We Tried This: Horseback Riding at Kaua‘i’s Silver Falls Ranch
Inside a caldera, this 300-acre ranch offers tours of its dozen or so trails.
Gray clouds overhead, some drizzle on my skin and a pristine mountain range ahead of me. I feel like I’ve stepped into another world.
In reality, I’m only 4 miles from the center of Kīlauea town on Kaua‘i’s North Shore. I’m with my husband, meandering on horseback through 300 acres of tropical wilderness. The horse I’m riding, Miwacon, a small Appaloosa with dark brown spots, tries to steal a bite of grass as we walk by some shrubs. Our guide, Juan Gomez, tells us the trail is like “an open salad bar” for the horses: They can have a quick bite, he says, but then it’s back to work.
Silver Falls Ranch began horseback riding tours in 1994. The ranch is popular, with 9,500 visitors during a typical year. Donna Hunt, the ranch’s business manager, says many people are drawn to the ranch’s natural swimming hole and waterfall, where guests can swim and enjoy a picnic lunch nearby.
But my husband and I want to see as much of the ranch as we can, so we opt for a private Hawaiian Discovery Ride, a 90-minute adventure entirely on horseback. (The ranch also offers group rides and can accommodate riders as young as 5.) We start the tour at 3:30 p.m. with a quick safety and riding orientation before hitting the trail. We spend the first 20 minutes riding our mounts through the ranch’s botanical garden, which has several hundred plants and spans about 80 acres.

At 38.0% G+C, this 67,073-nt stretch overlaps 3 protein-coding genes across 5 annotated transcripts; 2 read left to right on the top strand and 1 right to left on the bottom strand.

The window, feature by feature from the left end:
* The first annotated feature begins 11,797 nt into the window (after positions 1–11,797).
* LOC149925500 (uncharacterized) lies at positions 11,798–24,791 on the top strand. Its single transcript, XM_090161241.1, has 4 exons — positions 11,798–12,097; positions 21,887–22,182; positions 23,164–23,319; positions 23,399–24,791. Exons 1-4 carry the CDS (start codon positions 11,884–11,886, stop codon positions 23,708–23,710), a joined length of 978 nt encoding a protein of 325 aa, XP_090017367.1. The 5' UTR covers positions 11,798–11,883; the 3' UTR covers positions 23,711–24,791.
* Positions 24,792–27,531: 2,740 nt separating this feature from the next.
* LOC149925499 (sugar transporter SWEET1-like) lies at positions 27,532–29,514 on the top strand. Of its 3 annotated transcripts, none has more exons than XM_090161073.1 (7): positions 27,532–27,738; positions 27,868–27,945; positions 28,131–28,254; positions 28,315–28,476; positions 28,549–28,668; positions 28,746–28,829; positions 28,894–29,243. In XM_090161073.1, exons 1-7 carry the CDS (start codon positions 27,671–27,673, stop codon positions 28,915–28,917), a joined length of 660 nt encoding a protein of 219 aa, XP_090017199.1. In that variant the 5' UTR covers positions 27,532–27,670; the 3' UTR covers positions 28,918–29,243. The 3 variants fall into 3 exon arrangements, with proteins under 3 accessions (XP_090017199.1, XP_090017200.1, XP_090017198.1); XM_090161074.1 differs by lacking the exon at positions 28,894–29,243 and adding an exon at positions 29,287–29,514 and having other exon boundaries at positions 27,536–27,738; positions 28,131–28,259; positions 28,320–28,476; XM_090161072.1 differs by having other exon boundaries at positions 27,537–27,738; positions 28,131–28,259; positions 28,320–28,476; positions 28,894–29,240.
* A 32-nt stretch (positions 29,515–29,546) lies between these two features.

Hunt says the garden is one of the good things that came out of Hurricane ‘Iniki, a Category 4 storm that ravaged the island in 1992. The strong winds and rain ripped up the ranch’s vegetation, which made it easier to create the garden.
We pause at the ranch’s namesake waterfall, Silver Falls, to take some pictures. The 20-foot waterfall gently empties into a natural swimming hole. “Silver Falls” comes from the silver sheen of the falling water when the sun shines on it. We move on after a few minutes, leaving behind the manicured grass of the garden for natural wildland.
The 300-acre ranch is nestled in an ancient caldera that helped create Kaua‘i. As our horses take us deeper inland and toward the ranch’s perimeter, the hard red dirt turns into soggy gray volcanic soil. White bamboo orchids with purple tongues line our path.
Want to know more? Read about the full experience on hawaiimagazine.com